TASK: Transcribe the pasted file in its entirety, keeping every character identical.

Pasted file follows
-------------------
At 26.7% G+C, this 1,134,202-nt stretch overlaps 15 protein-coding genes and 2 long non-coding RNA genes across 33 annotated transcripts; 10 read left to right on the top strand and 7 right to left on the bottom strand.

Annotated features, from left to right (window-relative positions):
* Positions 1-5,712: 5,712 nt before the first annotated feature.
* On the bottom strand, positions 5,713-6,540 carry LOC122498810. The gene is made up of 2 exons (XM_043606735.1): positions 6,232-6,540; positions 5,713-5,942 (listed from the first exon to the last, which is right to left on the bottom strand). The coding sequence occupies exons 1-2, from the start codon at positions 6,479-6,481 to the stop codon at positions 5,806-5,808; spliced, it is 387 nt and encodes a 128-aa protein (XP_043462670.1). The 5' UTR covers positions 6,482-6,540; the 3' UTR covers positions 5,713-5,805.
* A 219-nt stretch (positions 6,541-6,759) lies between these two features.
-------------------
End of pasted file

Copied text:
At 26.7% G+C, this 1,134,202-nt stretch overlaps 15 protein-coding genes and 2 long non-coding RNA genes across 33 annotated transcripts; 10 read left to right on the top strand and 7 right to left on the bottom strand.

Annotated features, from left to right (window-relative positions):
* Positions 1-5,712: 5,712 nt before the first annotated feature.
* On the bottom strand, positions 5,713-6,540 carry LOC122498810. The gene is made up of 2 exons (XM_043606735.1): positions 6,232-6,540; positions 5,713-5,942 (listed from the first exon to the last, which is right to left on the bottom strand). The coding sequence occupies exons 1-2, from the start codon at positions 6,479-6,481 to the stop codon at positions 5,806-5,808; spliced, it is 387 nt and encodes a 128-aa protein (XP_043462670.1). The 5' UTR covers positions 6,482-6,540; the 3' UTR covers positions 5,713-5,805.
* A 219-nt stretch (positions 6,541-6,759) lies between these two features.